The topic of the representation of Chief Illini Wek was also discussed. The Illinois board of trustees banned the use of the Chief in 2007 due to cultural appropriation controversy. Although, many students and even shops on campus still produce clothing and images representing the chief. Chancellor Jones said that the University, due to freedom of speech, does not have any authorization to stop the portrayal of the Chief on clothing or in classrooms.

Bruce Rosenstock in the Department of Religion stated that the subject of the chief still being portrayed on campus is embarrassing, and brought up how the New York Times even released an article about the Chief still being used.

 

Faculty accuse chancellor of breaking Illinois Administrative Code

Faculty members are angry with the chancellor for sending a professor on administrative leave for recording a video of a pro-Chief Illiniwek student in a public restroom while others accused of sexual misconduct are given less severe consequences.

Multiple professors, including Bruce Rosenstock from the Department of Religion, stated at the Academic Senate meeting Monday that Chancellor Robert Jones took disciplinary measures against a faculty member without following official rules. Rosenstock added that a disciplinary administrative leave requires extraordinary circumstances.

Professor Jay Rosenstein from the College of Media was arrested Jan. 22 after he filmed students of a pro-Chief Illiniwek group in the public restroom of the State Farm Center during a men’s basketball game. His chargers were later dropped, and he is currently on paid administrative leave.

Rosenstock made the statement that Rosenstein is not allowed on campus or contact coworkers, which Jones denied.

“That is not true,” Jones said, “I have to stop you; that is absolutely not true.”

“Then you’re not following the Illinois Administrative Code,” Rosenstock replied.

Jones responded by saying that they acted after consulting people in the provost office, as they have a more profound understanding of the statutes. He said that the board was going to meet with the F.A.C. soon.

“You have to meet with the F.A.C. before you put him on leave for teaching,” David O’Brien from the College of Fine and Applied Arts stated.

Jones also talked about the threat of strikes as well as the actual strikes that occur frequently on campus in response to a question from Shawn Gilmore from the College of Liberal Arts and Sciences. Jones said that there is always room for improvement in the university, and he and his team are working to negotiate a contract.

“We must do all that we can to ensure that we continue to be a trusted voice when it comes down to discussing and impacting the issues that impact higher education,” Jones stated.

Illinois Administration Offers Little Clarity on Rosenstein, Chief

University employees overwhelmingly voiced their support for Professor Jay Rosenstein at Monday night’s academic senate meeting. Rosenstein, a professor in cinema and film studies, was placed on administrative leave following allegations of sexual misconduct at the State Farm Center on January 23rd.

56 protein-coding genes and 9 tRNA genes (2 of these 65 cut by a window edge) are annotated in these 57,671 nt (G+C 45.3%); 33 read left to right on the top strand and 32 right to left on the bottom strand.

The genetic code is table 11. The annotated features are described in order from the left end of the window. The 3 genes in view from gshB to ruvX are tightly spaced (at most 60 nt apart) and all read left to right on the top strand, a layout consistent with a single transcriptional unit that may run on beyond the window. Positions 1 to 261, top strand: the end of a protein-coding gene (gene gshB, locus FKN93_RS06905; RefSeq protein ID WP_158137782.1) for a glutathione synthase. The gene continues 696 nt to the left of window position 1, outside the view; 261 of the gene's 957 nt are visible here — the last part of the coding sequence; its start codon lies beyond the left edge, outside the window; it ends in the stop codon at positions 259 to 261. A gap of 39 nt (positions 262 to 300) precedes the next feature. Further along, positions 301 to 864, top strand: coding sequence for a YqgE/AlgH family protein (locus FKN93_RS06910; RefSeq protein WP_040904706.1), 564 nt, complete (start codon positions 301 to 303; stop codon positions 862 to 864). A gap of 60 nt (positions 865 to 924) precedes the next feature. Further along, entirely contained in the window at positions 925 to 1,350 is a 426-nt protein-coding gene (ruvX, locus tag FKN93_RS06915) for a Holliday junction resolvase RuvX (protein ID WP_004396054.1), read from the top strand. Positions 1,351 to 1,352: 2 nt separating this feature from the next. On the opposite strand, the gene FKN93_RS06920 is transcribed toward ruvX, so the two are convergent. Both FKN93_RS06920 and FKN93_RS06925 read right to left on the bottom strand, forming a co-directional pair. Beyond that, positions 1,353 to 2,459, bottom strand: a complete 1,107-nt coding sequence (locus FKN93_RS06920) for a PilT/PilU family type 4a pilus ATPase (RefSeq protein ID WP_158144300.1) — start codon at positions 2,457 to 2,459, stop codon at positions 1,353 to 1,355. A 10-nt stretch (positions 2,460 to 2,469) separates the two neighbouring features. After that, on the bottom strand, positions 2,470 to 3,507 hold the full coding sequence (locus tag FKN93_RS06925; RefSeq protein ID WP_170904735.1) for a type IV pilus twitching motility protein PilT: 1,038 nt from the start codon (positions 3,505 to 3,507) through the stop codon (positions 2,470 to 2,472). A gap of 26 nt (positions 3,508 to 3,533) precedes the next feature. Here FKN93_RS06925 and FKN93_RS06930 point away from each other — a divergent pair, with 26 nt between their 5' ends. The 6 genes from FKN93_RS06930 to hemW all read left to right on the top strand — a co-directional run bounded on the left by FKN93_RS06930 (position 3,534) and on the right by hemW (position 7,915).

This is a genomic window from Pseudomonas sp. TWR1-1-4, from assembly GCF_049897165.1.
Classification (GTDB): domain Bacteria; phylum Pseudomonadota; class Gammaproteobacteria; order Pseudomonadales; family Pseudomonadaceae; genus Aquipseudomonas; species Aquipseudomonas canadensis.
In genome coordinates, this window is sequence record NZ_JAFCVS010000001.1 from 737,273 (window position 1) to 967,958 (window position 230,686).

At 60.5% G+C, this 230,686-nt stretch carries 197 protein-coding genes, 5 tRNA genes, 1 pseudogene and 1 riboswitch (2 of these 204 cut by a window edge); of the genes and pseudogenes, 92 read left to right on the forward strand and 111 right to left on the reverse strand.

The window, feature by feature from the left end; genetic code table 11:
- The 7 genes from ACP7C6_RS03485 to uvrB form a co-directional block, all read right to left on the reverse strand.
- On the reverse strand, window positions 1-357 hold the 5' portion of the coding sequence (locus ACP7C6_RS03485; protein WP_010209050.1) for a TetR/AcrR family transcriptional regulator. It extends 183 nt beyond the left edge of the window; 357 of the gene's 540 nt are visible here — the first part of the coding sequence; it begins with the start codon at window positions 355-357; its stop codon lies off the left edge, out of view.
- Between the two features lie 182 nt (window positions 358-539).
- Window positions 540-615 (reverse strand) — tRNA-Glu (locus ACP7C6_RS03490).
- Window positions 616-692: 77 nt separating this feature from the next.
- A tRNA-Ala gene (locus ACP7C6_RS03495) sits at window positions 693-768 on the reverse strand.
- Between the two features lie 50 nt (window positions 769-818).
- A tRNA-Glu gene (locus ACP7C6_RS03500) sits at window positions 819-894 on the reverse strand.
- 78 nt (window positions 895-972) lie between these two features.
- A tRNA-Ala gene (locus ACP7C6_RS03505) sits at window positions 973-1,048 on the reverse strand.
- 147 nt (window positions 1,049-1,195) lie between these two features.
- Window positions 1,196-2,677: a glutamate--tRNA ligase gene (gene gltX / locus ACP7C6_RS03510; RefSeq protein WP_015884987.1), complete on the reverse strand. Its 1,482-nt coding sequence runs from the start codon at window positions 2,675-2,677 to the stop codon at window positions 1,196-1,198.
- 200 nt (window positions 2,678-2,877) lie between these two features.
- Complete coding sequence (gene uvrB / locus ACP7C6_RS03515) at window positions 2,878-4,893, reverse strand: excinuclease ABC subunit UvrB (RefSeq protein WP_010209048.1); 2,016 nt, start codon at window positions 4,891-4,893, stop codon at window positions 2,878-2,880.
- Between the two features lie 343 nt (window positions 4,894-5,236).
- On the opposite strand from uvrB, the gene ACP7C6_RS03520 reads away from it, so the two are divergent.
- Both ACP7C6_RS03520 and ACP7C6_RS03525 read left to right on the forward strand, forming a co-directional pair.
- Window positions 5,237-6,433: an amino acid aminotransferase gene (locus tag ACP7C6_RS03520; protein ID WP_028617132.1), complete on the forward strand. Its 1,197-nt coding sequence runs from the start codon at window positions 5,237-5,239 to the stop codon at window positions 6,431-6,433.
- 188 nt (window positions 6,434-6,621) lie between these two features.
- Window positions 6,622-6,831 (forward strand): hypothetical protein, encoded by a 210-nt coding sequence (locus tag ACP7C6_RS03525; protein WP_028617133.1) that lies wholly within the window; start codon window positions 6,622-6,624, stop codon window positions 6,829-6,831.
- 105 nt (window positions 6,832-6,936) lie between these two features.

The allegations stem from an incident where Rosenstein attempted to film a student allegedly donning Chief Illiniwek apparel in the bathroom during a basketball game. Although Rosenstein was not charged, Illinois administration argued placing the professor on leave was the best decision.

“Placing Professor Rosenstein on administrative leave because of the allegation that he poses a threat to the privacy of students and coworkers using the bathroom facilities on campus but such action is a breach of Professor Rosenstein rights under our statutes.” said Bruce Rosenstock, a professor in the religion department.

David O’Brien,  former chair of the Committee on academic freedom, questioned if correct state and federal statues and rules were being followed in Rosenstein’s case and the decision to place the film and cinema studies professor on leave.

“I’m sure someone has brought your attention to that in the meantime but it would seem that what you did kind of ran roughshod over the statutes” said O’Brien.

Chancellor Jones offered little insight into the case, saying his actions were decided based on the information available at the time while calling the case “a murky situation.”

When pressed further about Rosenstein, Jones ended any further conversation on the matter. “Whether you like it or not, this is a personnel matter. This is the decision that was made in the best interests of the students who were enrolled in the class, the professor and this university,”

Another topic discussed in-depth was the University’s future handling of Native American symbols, a war that has been fought for over a decade.

“I’m kind of tired of being embarrassed sometimes to be a member of this -to be a part of this university, The New York Times article that just came out recently I feel like it’s a pretty stark example of the moments that I’m really embarrassed by our outward image.” said Professor Kate Clancy in reference to an article discussing the sustained presence of Chief Illiniwek on campus.

“I wish there was a simple resolution to the issue.” Jones said, “this is gnawing away at the reputation of  one of the finest universities, and not just in this country but in the world, and if we allow this thing to just persist without finding some way to have a coming together.”

 

Video of meeting to cover

Typically, you would be sent to an actual meeting in person to practice providing coverage. But for your first attempt at a meeting story, we’ll instead let you work from this video.

It wouldn’t take much effort to find that professional media outlets also covered this meeting, but to aid in your learning with this practice exercise, please try to create your own story without seeing what they did.

Your story, posted in this category, is due at 10 a.m. Tuesday, Feb. 13.